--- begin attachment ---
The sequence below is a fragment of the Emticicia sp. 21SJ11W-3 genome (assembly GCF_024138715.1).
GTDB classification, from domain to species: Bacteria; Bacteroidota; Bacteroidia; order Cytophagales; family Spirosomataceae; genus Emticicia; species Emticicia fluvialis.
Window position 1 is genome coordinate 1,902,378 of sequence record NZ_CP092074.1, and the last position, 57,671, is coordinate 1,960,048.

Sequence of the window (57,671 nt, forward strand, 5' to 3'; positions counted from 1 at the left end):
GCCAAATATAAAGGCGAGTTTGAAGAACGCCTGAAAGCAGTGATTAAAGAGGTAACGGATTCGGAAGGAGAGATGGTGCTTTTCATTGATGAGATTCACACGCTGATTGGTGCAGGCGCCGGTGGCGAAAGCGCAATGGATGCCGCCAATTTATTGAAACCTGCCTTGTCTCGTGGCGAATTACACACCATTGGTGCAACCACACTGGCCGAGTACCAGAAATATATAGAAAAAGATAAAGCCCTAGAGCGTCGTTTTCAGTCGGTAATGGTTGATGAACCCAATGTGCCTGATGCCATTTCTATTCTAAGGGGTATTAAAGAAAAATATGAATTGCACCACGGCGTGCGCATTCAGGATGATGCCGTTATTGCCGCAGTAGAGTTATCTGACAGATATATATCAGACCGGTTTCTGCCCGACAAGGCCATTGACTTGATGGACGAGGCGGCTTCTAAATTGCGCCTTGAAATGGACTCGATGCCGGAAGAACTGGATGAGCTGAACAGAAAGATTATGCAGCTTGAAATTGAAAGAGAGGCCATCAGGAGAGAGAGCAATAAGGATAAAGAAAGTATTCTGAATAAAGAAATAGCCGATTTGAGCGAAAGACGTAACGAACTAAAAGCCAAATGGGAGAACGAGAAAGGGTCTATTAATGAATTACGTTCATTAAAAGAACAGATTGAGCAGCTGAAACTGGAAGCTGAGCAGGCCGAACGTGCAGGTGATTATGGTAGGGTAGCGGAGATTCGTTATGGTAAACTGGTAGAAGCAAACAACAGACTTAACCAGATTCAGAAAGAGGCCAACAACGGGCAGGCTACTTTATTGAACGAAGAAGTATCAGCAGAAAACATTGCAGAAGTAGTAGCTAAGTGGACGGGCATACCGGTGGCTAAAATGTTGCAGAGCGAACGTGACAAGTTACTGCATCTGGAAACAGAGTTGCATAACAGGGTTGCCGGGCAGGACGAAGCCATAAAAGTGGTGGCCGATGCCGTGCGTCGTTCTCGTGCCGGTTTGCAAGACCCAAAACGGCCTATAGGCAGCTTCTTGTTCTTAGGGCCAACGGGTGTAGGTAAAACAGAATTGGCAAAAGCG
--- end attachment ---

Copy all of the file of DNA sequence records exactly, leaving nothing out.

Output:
The sequence below is a fragment of the Emticicia sp. 21SJ11W-3 genome (assembly GCF_024138715.1).
GTDB classification, from domain to species: Bacteria; Bacteroidota; Bacteroidia; order Cytophagales; family Spirosomataceae; genus Emticicia; species Emticicia fluvialis.
Window position 1 is genome coordinate 1,902,378 of sequence record NZ_CP092074.1, and the last position, 57,671, is coordinate 1,960,048.

Sequence of the window (57,671 nt, forward strand, 5' to 3'; positions counted from 1 at the left end):
GCCAAATATAAAGGCGAGTTTGAAGAACGCCTGAAAGCAGTGATTAAAGAGGTAACGGATTCGGAAGGAGAGATGGTGCTTTTCATTGATGAGATTCACACGCTGATTGGTGCAGGCGCCGGTGGCGAAAGCGCAATGGATGCCGCCAATTTATTGAAACCTGCCTTGTCTCGTGGCGAATTACACACCATTGGTGCAACCACACTGGCCGAGTACCAGAAATATATAGAAAAAGATAAAGCCCTAGAGCGTCGTTTTCAGTCGGTAATGGTTGATGAACCCAATGTGCCTGATGCCATTTCTATTCTAAGGGGTATTAAAGAAAAATATGAATTGCACCACGGCGTGCGCATTCAGGATGATGCCGTTATTGCCGCAGTAGAGTTATCTGACAGATATATATCAGACCGGTTTCTGCCCGACAAGGCCATTGACTTGATGGACGAGGCGGCTTCTAAATTGCGCCTTGAAATGGACTCGATGCCGGAAGAACTGGATGAGCTGAACAGAAAGATTATGCAGCTTGAAATTGAAAGAGAGGCCATCAGGAGAGAGAGCAATAAGGATAAAGAAAGTATTCTGAATAAAGAAATAGCCGATTTGAGCGAAAGACGTAACGAACTAAAAGCCAAATGGGAGAACGAGAAAGGGTCTATTAATGAATTACGTTCATTAAAAGAACAGATTGAGCAGCTGAAACTGGAAGCTGAGCAGGCCGAACGTGCAGGTGATTATGGTAGGGTAGCGGAGATTCGTTATGGTAAACTGGTAGAAGCAAACAACAGACTTAACCAGATTCAGAAAGAGGCCAACAACGGGCAGGCTACTTTATTGAACGAAGAAGTATCAGCAGAAAACATTGCAGAAGTAGTAGCTAAGTGGACGGGCATACCGGTGGCTAAAATGTTGCAGAGCGAACGTGACAAGTTACTGCATCTGGAAACAGAGTTGCATAACAGGGTTGCCGGGCAGGACGAAGCCATAAAAGTGGTGGCCGATGCCGTGCGTCGTTCTCGTGCCGGTTTGCAAGACCCAAAACGGCCTATAGGCAGCTTCTTGTTCTTAGGGCCAACGGGTGTAGGTAAAACAGAATTGGCAAAAGCG